In 2009, the Department of Energy (DOE) created the LED Lighting Facts program to help manufacturers, utilities, and consumers in the early days of LED lighting, when products entered the market with little or no verified information on product performance. The voluntary DOE LED Lighting Facts effort paved the way for the mandatory Federal Trade Commission (FTC) label required for most commercial and residential lighting products (including incandescent, compact fluorescent, and LED light bulbs), which was introduced in 2010. This initiative had a significant impact in advancing the adoption of LED technology in general lighting.
Today we are seeing a similar effort for grow lights. Development of a lighting facts label for horticulture is being spearheaded by university researchers that believe there is a need for clarity and consistency in communicating to growers the performance metrics for horticultural lighting products. The objective is to create a label that is easy to read and understand and would aid in the comparison of products from different manufacturers. Researchers have proposed a horticulture lighting facts label that they hope will one day become an industry standard. Information reported on the label is intended to come from measurements taken at certified independent test labs.
Key information listed on the label:
Output within the photosynthetic active radiation (PAR) spectrum of 400-700nm is listed at the fixture’s nominal input power, which is also on the label.
Spectral Power Distribution & Intensity
Many growers have a preference for the spectral composition of the light they need to optimize crop yield and health. The label provides a graph of the normalized photon flux vs. wavelength. It also quantitatively breaks down the light into its spectral components of red, green, blue, UV, far red and infrared. These spectral buckets are reported in units of intensity (umols/m2/sec) with the fixture mounted 2-feet (61cm) over the canopy.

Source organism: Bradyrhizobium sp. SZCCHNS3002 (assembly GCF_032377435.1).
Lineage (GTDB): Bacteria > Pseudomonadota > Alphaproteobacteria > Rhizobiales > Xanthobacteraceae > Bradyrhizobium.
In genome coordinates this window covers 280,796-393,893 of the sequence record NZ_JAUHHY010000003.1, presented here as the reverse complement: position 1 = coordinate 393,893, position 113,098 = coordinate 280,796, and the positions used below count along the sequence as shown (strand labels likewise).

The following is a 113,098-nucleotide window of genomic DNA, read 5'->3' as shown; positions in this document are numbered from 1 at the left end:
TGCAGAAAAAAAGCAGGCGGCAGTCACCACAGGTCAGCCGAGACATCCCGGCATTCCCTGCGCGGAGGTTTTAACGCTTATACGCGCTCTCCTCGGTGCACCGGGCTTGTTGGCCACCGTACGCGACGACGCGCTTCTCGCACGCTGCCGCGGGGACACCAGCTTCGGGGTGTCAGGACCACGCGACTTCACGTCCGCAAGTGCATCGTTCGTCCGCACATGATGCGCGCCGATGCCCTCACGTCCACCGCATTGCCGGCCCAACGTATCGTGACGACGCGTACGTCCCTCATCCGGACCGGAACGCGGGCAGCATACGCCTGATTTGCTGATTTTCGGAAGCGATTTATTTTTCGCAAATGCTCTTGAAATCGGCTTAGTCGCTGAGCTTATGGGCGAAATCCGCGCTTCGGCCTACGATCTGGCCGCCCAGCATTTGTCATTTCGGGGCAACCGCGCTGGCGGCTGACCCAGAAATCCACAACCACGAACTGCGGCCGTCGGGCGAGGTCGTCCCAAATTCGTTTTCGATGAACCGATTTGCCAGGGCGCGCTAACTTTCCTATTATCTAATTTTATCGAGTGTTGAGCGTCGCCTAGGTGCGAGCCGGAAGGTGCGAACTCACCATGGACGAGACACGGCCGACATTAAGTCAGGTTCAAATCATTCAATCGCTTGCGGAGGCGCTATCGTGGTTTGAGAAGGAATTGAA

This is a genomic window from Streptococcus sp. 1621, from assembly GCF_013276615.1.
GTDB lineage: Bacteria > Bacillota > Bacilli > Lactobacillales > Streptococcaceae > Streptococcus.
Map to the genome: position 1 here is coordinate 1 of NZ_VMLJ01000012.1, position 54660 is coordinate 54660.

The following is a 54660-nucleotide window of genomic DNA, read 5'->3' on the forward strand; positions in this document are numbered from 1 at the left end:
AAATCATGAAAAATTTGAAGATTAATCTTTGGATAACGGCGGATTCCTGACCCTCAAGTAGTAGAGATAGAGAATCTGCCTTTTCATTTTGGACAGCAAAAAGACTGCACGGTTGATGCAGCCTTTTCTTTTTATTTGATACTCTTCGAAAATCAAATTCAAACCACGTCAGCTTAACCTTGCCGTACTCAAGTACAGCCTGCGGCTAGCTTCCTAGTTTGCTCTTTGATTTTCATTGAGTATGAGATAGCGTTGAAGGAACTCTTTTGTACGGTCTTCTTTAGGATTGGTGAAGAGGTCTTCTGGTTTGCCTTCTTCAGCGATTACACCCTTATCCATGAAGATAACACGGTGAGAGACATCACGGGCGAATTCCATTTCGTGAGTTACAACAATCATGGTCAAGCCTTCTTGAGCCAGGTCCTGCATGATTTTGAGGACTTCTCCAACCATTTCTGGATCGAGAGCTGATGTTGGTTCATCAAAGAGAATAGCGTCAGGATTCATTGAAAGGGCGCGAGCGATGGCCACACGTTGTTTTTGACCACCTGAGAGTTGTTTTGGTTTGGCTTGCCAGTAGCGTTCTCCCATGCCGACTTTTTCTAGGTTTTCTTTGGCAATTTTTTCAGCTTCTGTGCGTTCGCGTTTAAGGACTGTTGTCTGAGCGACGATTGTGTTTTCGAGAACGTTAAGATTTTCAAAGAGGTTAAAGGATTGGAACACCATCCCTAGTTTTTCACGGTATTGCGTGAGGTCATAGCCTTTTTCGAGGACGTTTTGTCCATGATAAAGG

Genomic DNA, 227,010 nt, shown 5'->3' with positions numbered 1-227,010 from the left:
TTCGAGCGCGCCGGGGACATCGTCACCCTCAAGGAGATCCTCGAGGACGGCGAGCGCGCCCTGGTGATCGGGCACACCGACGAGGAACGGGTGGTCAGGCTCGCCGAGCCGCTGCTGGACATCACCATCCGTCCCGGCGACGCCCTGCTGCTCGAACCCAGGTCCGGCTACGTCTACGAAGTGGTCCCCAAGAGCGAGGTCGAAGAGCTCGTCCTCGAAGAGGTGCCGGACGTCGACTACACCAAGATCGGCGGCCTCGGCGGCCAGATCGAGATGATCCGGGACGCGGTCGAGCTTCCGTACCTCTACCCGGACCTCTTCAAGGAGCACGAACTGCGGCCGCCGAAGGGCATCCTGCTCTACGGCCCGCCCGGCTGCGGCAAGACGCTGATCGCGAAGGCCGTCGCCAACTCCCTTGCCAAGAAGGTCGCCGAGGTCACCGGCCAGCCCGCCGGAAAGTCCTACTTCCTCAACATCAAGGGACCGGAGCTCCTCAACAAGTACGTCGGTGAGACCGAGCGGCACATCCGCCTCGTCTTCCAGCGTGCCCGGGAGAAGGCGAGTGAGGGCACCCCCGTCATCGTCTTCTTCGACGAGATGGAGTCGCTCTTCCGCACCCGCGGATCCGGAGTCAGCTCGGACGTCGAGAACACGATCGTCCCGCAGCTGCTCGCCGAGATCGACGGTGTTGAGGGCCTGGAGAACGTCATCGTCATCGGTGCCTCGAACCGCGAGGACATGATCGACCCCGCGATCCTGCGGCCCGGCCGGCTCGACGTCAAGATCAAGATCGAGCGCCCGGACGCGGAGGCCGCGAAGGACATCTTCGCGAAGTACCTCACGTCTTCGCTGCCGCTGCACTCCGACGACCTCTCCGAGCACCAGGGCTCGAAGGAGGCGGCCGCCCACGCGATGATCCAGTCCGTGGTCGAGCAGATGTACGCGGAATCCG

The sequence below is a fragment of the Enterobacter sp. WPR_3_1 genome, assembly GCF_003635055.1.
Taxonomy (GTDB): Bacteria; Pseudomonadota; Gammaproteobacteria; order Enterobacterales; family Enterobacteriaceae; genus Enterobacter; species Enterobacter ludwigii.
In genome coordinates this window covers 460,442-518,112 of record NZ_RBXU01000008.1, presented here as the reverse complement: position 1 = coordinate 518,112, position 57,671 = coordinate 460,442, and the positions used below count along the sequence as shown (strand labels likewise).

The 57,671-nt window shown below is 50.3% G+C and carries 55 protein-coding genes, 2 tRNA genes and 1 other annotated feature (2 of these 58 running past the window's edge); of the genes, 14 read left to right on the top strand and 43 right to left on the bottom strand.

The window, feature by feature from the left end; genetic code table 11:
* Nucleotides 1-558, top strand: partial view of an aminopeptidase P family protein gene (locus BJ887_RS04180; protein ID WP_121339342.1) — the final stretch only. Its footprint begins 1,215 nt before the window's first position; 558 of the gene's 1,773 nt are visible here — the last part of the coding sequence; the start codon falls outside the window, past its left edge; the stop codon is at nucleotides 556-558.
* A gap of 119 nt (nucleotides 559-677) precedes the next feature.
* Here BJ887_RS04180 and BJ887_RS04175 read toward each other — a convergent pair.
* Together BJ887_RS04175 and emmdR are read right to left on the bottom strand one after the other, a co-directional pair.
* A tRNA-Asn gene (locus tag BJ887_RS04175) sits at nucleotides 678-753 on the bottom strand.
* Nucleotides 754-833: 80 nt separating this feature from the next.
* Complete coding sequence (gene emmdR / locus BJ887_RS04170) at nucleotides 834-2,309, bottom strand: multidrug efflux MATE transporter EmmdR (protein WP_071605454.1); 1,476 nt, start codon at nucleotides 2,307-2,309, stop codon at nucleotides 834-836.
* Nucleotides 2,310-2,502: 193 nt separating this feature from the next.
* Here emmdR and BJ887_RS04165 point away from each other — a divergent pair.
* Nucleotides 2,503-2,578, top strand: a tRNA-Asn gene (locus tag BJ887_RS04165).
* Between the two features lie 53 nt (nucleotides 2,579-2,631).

The proposed label displays a graph of the intensity of the light as a function of distance from the center of light (also at the 2-foot mounting height). This information provides insight into the uniformity of intensity on the canopy from a single fixture.
Understanding how efficiently a grow light converts electrical input power to light output obviously has a major impact on the operating costs of a grow operation. The proposed label displays PAR efficiency in umols/joule.
Although terms such as lumens and color rendering index (CRI) are not important to plants, they can be important to people working in a controlled growing environment. Of particular import, the proposed label lists the light fixture’s CRI, which indicates how accurately humans can see colors reflected from objects they are viewing. There are many grow lights on the market that consist primarily of blue and red LEDs, and it can be very difficult for people to determine plant health under those lights. The closer the CRI is to 100, the more accurately the plant’s colors (and health) can be determined by workers.
The proposed label is currently under review, and the team that created it is collecting feedback from industry stakeholders. Presently there is no requirement for approval of the label from the Department of Energy, so it is currently a voluntary standard. The hope is that once growers see the label on a few lighting products, they will demand its use from all lighting manufacturers. While benefits of the label to growers is clear, a major benefit to serious horticulture lighting manufacturers is as a weapon against low-quality products that overpromise, underdeliver and slow the adoption of new technologies.
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Photo credit: Thrive Agritech